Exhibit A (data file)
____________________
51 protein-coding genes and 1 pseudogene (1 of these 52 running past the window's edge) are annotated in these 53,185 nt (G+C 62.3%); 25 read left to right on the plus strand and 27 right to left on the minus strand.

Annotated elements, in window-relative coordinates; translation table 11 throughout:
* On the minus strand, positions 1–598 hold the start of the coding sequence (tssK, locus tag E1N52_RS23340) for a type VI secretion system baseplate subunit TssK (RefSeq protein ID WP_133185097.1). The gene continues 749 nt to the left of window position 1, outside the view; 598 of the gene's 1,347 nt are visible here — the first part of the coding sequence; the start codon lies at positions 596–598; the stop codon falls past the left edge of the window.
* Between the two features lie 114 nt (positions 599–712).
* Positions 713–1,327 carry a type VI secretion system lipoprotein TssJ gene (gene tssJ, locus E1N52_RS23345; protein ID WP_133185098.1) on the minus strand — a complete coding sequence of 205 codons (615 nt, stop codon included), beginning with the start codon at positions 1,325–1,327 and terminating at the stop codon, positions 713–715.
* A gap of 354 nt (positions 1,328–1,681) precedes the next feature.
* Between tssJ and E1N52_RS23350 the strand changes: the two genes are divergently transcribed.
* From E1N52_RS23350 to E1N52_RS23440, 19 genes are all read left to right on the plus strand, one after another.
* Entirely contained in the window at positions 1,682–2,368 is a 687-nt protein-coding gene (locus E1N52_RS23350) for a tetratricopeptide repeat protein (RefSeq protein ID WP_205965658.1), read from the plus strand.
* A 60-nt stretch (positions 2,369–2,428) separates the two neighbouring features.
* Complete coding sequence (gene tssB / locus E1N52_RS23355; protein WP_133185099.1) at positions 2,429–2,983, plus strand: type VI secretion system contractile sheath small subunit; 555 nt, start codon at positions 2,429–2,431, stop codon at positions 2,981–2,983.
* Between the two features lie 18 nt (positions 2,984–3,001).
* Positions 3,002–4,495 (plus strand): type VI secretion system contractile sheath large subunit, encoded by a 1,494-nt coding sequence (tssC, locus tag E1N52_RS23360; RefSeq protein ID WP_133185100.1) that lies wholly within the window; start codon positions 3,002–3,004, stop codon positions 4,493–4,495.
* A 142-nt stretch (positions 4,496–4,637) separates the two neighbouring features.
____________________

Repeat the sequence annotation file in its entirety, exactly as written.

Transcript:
51 protein-coding genes and 1 pseudogene (1 of these 52 running past the window's edge) are annotated in these 53,185 nt (G+C 62.3%); 25 read left to right on the plus strand and 27 right to left on the minus strand.

Annotated elements, in window-relative coordinates; translation table 11 throughout:
* On the minus strand, positions 1–598 hold the start of the coding sequence (tssK, locus tag E1N52_RS23340) for a type VI secretion system baseplate subunit TssK (RefSeq protein ID WP_133185097.1). The gene continues 749 nt to the left of window position 1, outside the view; 598 of the gene's 1,347 nt are visible here — the first part of the coding sequence; the start codon lies at positions 596–598; the stop codon falls past the left edge of the window.
* Between the two features lie 114 nt (positions 599–712).
* Positions 713–1,327 carry a type VI secretion system lipoprotein TssJ gene (gene tssJ, locus E1N52_RS23345; protein ID WP_133185098.1) on the minus strand — a complete coding sequence of 205 codons (615 nt, stop codon included), beginning with the start codon at positions 1,325–1,327 and terminating at the stop codon, positions 713–715.
* A gap of 354 nt (positions 1,328–1,681) precedes the next feature.
* Between tssJ and E1N52_RS23350 the strand changes: the two genes are divergently transcribed.
* From E1N52_RS23350 to E1N52_RS23440, 19 genes are all read left to right on the plus strand, one after another.
* Entirely contained in the window at positions 1,682–2,368 is a 687-nt protein-coding gene (locus E1N52_RS23350) for a tetratricopeptide repeat protein (RefSeq protein ID WP_205965658.1), read from the plus strand.
* A 60-nt stretch (positions 2,369–2,428) separates the two neighbouring features.
* Complete coding sequence (gene tssB / locus E1N52_RS23355; protein WP_133185099.1) at positions 2,429–2,983, plus strand: type VI secretion system contractile sheath small subunit; 555 nt, start codon at positions 2,429–2,431, stop codon at positions 2,981–2,983.
* Between the two features lie 18 nt (positions 2,984–3,001).
* Positions 3,002–4,495 (plus strand): type VI secretion system contractile sheath large subunit, encoded by a 1,494-nt coding sequence (tssC, locus tag E1N52_RS23360; RefSeq protein ID WP_133185100.1) that lies wholly within the window; start codon positions 3,002–3,004, stop codon positions 4,493–4,495.
* A 142-nt stretch (positions 4,496–4,637) separates the two neighbouring features.